‘Vastly yearning, longing for resolution’
Once a week I host a writer who uses music as part of their creative process – perhaps to open a secret channel to understand a character, populate a mysterious place, or explore the depths in a pivotal moment. This week’s post is by award-winning novelist and incorrigible genre hopper @GGVandagriff GG Vandagriff
Soundtrack by Tchaikovsky, Rachmaninoff, Chopin, Shostakovich, Mendelssohn, Dvorak
Right next to my love of writing is my love of music. In fact, as I look at my novels, I find that music is inescapably woven through them. I take my literary cues from the music I listen to.
Tchaikovsky’s Violin Concerto in D Major was the inspiration behind my women’s fiction: Pieces of Paris. My heroine, Annalisse, is stuck in the Missouri Ozarks with her quixotic husband who thinks he has found the Garden of Eden. However, she grew up on a farm and knows that a farm is just a farm. She is overcome by PTSD and finds herself immersed in flashbacks of another life her husband knows nothing about.
Before that life ended tragically (thus causing her to bury the memories deeply), she was a concert pianist (Rachmaninoff’s Second Piano Concerto and Chopin’s etudes figure here). More importantly, she was passionately in love with a brilliant violinist consumed by the Tchaikovsky.
In creating that character, I also became consumed – both with him and with that amazingly complex composition. I played it as I wrote, and Jules became one of my most memorable characters. The concerto is vastly yearning, longing for resolution. Jules’s character development traced the concerto’s. In the same way, as I wrote this book during my 25-year apprenticeship, I was yearning for the completion that only writing could give me. I was stretching, as the violinist stretches in this composition. It was plainly the soundtrack for my literary life.
In my most recent book, The Only Way to Paradise, a tale of four women who find hope and healing in Italy, two of my ‘crazy ladies’ are violinists. Arthritis has stricken Georgia, ending her career as a violin sensation. The Mendelssohn Violin Concerto was her signature piece, and she played it ‘like silk’. As I wrote of Georgia and her memories, I played the concerto as my soundtrack. When she thinks she wants to end her life, she hears through her window in Florence, the sound of the Dvorak violin concerto played by an anonymous virtuoso. The Slavic melody of the music echoes her mood, but saves her life. The violinist turns out to be one of her companions, whom she undertakes to mentor.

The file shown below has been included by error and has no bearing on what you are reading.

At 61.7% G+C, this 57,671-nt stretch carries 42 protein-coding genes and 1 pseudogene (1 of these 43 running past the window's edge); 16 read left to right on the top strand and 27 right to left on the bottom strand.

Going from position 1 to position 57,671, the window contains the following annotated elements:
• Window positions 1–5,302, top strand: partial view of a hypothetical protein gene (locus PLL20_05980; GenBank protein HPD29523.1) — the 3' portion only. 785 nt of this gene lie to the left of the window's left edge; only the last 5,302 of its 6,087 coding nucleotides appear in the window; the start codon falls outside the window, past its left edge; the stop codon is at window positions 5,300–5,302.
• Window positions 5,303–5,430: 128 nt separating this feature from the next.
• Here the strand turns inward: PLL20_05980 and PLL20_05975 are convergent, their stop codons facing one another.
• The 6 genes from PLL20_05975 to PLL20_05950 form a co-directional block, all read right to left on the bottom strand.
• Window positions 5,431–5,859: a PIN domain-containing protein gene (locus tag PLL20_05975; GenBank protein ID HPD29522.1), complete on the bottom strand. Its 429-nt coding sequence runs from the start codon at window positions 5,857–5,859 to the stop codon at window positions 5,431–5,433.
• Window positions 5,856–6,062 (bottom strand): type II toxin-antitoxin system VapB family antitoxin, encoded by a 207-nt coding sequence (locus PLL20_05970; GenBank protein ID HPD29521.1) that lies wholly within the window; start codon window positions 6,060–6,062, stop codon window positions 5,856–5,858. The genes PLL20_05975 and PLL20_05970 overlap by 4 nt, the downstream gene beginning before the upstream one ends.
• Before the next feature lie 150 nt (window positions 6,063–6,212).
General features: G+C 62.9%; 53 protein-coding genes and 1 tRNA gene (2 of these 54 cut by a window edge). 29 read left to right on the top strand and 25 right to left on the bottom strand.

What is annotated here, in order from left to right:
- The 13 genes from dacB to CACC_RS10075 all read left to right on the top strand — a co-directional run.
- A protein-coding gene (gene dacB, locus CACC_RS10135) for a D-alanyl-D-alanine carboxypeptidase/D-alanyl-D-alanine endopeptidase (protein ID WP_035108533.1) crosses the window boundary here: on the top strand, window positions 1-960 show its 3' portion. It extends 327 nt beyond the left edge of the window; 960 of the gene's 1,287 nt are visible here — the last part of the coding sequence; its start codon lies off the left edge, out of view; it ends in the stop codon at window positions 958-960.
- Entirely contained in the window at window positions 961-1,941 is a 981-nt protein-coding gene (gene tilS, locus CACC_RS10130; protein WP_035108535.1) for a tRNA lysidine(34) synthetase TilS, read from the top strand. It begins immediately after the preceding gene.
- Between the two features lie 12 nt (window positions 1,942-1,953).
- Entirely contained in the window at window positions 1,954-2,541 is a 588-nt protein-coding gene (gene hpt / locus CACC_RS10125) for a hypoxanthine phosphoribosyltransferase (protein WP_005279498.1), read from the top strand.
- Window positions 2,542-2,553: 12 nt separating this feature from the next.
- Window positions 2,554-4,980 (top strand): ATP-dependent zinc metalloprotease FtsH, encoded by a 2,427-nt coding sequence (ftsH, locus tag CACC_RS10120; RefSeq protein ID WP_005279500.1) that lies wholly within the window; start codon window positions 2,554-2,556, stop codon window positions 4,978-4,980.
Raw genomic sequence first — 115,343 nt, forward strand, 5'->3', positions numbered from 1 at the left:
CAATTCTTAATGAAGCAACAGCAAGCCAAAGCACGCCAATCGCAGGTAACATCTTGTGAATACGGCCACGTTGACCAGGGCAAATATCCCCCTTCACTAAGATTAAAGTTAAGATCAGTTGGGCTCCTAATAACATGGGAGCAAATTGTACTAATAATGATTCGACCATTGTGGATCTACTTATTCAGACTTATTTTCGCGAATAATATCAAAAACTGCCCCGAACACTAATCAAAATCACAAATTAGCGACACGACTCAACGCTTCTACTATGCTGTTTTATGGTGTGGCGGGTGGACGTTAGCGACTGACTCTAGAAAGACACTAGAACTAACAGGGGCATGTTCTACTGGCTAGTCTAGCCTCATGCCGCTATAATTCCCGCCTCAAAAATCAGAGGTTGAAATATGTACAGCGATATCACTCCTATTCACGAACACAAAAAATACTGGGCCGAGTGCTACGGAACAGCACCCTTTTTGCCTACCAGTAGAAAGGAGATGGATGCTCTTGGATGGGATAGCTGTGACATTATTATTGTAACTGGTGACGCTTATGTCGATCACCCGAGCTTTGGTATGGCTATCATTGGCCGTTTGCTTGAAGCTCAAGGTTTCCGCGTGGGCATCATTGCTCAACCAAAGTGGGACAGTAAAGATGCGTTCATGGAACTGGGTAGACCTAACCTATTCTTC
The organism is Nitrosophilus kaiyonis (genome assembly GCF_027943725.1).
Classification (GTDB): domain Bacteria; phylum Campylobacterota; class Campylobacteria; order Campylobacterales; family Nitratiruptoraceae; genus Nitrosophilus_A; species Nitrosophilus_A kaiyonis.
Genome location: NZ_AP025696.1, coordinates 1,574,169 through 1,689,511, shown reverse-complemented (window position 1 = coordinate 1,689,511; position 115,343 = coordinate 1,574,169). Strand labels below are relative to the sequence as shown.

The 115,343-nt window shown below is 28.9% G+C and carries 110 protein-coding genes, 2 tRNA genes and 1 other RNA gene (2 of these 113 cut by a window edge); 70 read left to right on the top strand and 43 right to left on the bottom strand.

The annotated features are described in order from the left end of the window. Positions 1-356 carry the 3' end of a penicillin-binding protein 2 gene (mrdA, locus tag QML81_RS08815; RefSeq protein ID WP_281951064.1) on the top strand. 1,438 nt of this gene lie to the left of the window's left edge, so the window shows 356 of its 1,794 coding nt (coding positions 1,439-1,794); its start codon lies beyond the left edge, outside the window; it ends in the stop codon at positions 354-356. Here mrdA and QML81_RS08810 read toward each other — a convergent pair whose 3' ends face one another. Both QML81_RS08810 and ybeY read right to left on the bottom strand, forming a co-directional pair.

It is one of life’s great ironies that I understand music, but cannot play a note, nor even read it! However, I cannot live without it. Now, as I write a frothy romance, I am listening to a lot of Bach and Puccini Arias. Except for the duel scene—that is accompanied by Shostakovich’s uber-dramatic Fifth Symphony!
GG Vandagriff is the author of 12 books and an inveterate genre hopper. She has a series of five mysteries, two suspense novels, one award-winning historical epic, two novels of women’s fiction, and two non-fiction. She is also a journalist, writing for an on-line magazine and Deseret News. Educated at Stanford, she studied music at Stanford-in-Austria. Her latest book is another genre hop into romance, The Duke’s Undoing. Find her on Twitter, her website and her blog.
11 thoughts on “The Undercover Soundtrack – GG Vandagriff”
What a marvellous description of the musical underpinning of two books. This creates complete identification and immediately the need to read the books! When my daughter was studying the Tchaikovsky her Russian violin teacher told her to imagine that each note was a ‘footprint in the snow’. That image has never been forgotten. The immaculate silences between them seems to convey all the longing described in the passage above, and somehow the vastness of Russia itself. Why can’t words be equally economical? Oh the envy of composers!
Hi Philippa – it’s gorgeous, isn’t it? I always find these Soundtrack pieces turn a novel inside out.
That’s a breathtaking detail about your daughter’s violin teacher. Music is like a direct line to the soul. But is music the only medium that can do this? Surely poetry can carry weight and width beyond just the words?
What a gorgeous cover – to match this gorgeous post . . . beautiful.
Kat, I adore that cover. I’ve been gazing at it and slurping.
I know! it’s lovely!
Sounds like a wonderful story! Beautiful cover too. I love when music deepens our emotions and then the character!
Hi Laura! I love that line about ‘vast yearning’ … as you can see because I showcased it. That’s what music can give us in one punch.
One longs to believe that Roz, but poetry merely aims to approximate…and even that points up the gulf.
Roz, I had forgotten all about this, and am sorry I haven’t written sooner. Just got out of the hospital. Missed my music! What a nice surprise to find this post! Thanks for featuring it!
GG – thanks so much for the post. We’re salivating over your music, your novel and your cover. All the best for a full recovery.